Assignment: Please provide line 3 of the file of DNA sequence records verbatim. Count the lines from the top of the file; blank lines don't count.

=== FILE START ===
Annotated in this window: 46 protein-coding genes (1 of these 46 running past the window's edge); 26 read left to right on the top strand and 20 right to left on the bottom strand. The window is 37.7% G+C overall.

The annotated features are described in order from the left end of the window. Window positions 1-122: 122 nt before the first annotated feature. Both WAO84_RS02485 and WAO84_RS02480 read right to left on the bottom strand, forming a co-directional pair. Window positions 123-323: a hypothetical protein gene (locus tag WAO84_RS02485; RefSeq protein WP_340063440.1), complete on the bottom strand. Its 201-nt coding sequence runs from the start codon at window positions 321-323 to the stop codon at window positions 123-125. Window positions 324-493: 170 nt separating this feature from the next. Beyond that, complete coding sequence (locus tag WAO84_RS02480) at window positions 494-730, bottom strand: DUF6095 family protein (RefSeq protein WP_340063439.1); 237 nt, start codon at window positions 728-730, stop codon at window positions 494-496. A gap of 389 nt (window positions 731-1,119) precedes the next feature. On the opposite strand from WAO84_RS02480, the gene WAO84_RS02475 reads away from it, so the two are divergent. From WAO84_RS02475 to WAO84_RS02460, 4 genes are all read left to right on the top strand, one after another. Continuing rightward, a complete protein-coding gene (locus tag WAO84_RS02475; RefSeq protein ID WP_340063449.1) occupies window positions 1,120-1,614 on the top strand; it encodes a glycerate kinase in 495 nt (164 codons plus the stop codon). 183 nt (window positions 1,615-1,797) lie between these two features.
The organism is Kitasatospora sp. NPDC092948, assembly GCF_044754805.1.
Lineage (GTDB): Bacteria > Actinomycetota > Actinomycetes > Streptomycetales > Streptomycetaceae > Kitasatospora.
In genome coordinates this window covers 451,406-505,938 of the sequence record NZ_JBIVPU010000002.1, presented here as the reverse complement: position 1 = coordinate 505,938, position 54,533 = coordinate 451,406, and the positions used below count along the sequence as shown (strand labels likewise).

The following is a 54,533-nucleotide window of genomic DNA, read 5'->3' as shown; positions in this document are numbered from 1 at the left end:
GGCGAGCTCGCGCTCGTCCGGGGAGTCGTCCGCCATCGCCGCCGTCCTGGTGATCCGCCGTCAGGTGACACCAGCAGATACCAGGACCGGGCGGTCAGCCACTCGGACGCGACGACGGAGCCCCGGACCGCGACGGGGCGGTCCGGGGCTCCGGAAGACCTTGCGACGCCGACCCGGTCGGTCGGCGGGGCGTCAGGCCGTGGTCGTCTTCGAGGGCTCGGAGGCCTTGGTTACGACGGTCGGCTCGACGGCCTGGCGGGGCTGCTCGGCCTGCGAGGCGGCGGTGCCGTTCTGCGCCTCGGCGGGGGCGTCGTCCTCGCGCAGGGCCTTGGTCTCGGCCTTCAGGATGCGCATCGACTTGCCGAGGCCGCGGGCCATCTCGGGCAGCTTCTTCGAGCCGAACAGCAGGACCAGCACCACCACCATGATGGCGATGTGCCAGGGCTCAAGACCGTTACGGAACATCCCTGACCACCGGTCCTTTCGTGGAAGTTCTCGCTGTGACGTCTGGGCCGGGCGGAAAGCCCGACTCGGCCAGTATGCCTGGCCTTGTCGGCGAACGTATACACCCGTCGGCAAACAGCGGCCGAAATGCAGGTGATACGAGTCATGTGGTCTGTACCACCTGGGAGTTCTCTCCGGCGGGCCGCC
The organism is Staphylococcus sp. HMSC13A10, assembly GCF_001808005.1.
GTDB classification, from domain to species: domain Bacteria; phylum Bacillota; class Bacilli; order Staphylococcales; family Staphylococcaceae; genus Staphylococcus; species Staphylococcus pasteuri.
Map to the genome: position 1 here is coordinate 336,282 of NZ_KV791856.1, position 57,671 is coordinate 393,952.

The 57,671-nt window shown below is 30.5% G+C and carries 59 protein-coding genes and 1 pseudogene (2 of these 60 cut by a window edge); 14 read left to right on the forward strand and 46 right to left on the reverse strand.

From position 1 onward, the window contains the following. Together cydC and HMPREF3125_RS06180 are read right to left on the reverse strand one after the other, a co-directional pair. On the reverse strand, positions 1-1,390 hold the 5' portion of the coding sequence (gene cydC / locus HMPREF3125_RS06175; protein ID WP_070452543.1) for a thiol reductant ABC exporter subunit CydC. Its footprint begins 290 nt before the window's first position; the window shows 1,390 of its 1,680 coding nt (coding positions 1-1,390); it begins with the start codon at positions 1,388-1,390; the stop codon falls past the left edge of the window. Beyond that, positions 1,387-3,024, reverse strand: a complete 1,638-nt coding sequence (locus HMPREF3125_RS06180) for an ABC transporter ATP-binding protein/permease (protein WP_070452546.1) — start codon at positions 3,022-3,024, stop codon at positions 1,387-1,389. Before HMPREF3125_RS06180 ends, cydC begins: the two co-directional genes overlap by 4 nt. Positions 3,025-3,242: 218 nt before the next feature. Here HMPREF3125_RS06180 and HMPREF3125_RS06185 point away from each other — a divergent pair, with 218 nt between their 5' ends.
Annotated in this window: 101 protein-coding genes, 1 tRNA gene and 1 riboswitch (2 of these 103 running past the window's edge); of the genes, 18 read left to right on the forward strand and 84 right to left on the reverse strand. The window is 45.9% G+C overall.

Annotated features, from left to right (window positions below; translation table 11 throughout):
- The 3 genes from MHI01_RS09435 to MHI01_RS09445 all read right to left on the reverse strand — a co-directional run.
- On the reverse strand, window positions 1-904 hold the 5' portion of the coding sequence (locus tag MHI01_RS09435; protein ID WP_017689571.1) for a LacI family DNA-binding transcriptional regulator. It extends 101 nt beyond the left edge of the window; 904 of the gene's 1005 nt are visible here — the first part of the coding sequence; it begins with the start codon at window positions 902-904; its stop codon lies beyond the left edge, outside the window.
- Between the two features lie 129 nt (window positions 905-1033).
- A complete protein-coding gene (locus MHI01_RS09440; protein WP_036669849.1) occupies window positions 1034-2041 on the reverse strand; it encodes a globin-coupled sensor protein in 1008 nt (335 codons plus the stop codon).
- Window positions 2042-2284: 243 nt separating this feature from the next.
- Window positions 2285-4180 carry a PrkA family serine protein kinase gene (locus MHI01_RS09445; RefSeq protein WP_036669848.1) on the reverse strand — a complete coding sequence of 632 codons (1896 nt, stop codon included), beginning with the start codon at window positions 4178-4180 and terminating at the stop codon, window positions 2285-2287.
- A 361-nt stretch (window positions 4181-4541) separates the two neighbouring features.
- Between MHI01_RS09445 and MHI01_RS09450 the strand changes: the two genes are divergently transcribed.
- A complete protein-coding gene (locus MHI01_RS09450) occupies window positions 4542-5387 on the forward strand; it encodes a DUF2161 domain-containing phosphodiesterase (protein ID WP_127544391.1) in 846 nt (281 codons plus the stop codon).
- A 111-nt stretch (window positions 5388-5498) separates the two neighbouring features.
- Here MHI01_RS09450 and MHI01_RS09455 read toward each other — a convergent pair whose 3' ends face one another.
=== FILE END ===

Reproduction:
The organism is Kitasatospora sp. NPDC092948, assembly GCF_044754805.1.